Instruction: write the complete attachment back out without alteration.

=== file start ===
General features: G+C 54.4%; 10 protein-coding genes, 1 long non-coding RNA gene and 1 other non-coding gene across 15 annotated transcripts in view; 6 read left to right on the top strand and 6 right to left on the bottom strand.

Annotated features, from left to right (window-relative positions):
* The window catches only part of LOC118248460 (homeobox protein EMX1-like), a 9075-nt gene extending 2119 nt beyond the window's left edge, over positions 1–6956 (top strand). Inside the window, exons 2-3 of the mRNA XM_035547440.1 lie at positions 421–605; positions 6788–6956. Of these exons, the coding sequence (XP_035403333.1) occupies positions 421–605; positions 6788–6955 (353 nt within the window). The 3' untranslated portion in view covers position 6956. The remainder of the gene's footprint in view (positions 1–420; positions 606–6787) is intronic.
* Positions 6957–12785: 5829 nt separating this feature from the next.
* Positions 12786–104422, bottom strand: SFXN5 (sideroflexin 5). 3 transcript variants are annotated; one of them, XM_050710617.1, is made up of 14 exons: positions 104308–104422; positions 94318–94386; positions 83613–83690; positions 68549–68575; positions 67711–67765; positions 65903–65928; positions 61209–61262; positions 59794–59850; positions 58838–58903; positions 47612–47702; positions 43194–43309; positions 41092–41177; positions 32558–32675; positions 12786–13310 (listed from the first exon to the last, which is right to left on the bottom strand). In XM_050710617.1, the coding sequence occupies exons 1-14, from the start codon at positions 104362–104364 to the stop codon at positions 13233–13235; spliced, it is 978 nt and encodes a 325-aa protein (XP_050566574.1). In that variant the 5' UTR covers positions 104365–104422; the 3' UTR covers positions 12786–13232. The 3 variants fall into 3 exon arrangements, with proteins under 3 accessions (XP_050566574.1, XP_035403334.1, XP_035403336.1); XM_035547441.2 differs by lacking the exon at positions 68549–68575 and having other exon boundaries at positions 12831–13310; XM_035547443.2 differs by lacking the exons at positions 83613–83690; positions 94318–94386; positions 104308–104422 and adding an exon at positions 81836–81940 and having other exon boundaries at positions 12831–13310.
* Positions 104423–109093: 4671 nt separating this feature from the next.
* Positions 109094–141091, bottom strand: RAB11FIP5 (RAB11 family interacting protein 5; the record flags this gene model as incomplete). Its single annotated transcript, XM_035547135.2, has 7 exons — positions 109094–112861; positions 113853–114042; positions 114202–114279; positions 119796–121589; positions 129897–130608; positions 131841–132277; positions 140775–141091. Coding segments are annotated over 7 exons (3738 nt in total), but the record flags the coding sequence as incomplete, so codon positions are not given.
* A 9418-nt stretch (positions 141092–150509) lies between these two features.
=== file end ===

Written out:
General features: G+C 54.4%; 10 protein-coding genes, 1 long non-coding RNA gene and 1 other non-coding gene across 15 annotated transcripts in view; 6 read left to right on the top strand and 6 right to left on the bottom strand.

Annotated features, from left to right (window-relative positions):
* The window catches only part of LOC118248460 (homeobox protein EMX1-like), a 9075-nt gene extending 2119 nt beyond the window's left edge, over positions 1–6956 (top strand). Inside the window, exons 2-3 of the mRNA XM_035547440.1 lie at positions 421–605; positions 6788–6956. Of these exons, the coding sequence (XP_035403333.1) occupies positions 421–605; positions 6788–6955 (353 nt within the window). The 3' untranslated portion in view covers position 6956. The remainder of the gene's footprint in view (positions 1–420; positions 606–6787) is intronic.
* Positions 6957–12785: 5829 nt separating this feature from the next.
* Positions 12786–104422, bottom strand: SFXN5 (sideroflexin 5). 3 transcript variants are annotated; one of them, XM_050710617.1, is made up of 14 exons: positions 104308–104422; positions 94318–94386; positions 83613–83690; positions 68549–68575; positions 67711–67765; positions 65903–65928; positions 61209–61262; positions 59794–59850; positions 58838–58903; positions 47612–47702; positions 43194–43309; positions 41092–41177; positions 32558–32675; positions 12786–13310 (listed from the first exon to the last, which is right to left on the bottom strand). In XM_050710617.1, the coding sequence occupies exons 1-14, from the start codon at positions 104362–104364 to the stop codon at positions 13233–13235; spliced, it is 978 nt and encodes a 325-aa protein (XP_050566574.1). In that variant the 5' UTR covers positions 104365–104422; the 3' UTR covers positions 12786–13232. The 3 variants fall into 3 exon arrangements, with proteins under 3 accessions (XP_050566574.1, XP_035403334.1, XP_035403336.1); XM_035547441.2 differs by lacking the exon at positions 68549–68575 and having other exon boundaries at positions 12831–13310; XM_035547443.2 differs by lacking the exons at positions 83613–83690; positions 94318–94386; positions 104308–104422 and adding an exon at positions 81836–81940 and having other exon boundaries at positions 12831–13310.
* Positions 104423–109093: 4671 nt separating this feature from the next.
* Positions 109094–141091, bottom strand: RAB11FIP5 (RAB11 family interacting protein 5; the record flags this gene model as incomplete). Its single annotated transcript, XM_035547135.2, has 7 exons — positions 109094–112861; positions 113853–114042; positions 114202–114279; positions 119796–121589; positions 129897–130608; positions 131841–132277; positions 140775–141091. Coding segments are annotated over 7 exons (3738 nt in total), but the record flags the coding sequence as incomplete, so codon positions are not given.
* A 9418-nt stretch (positions 141092–150509) lies between these two features.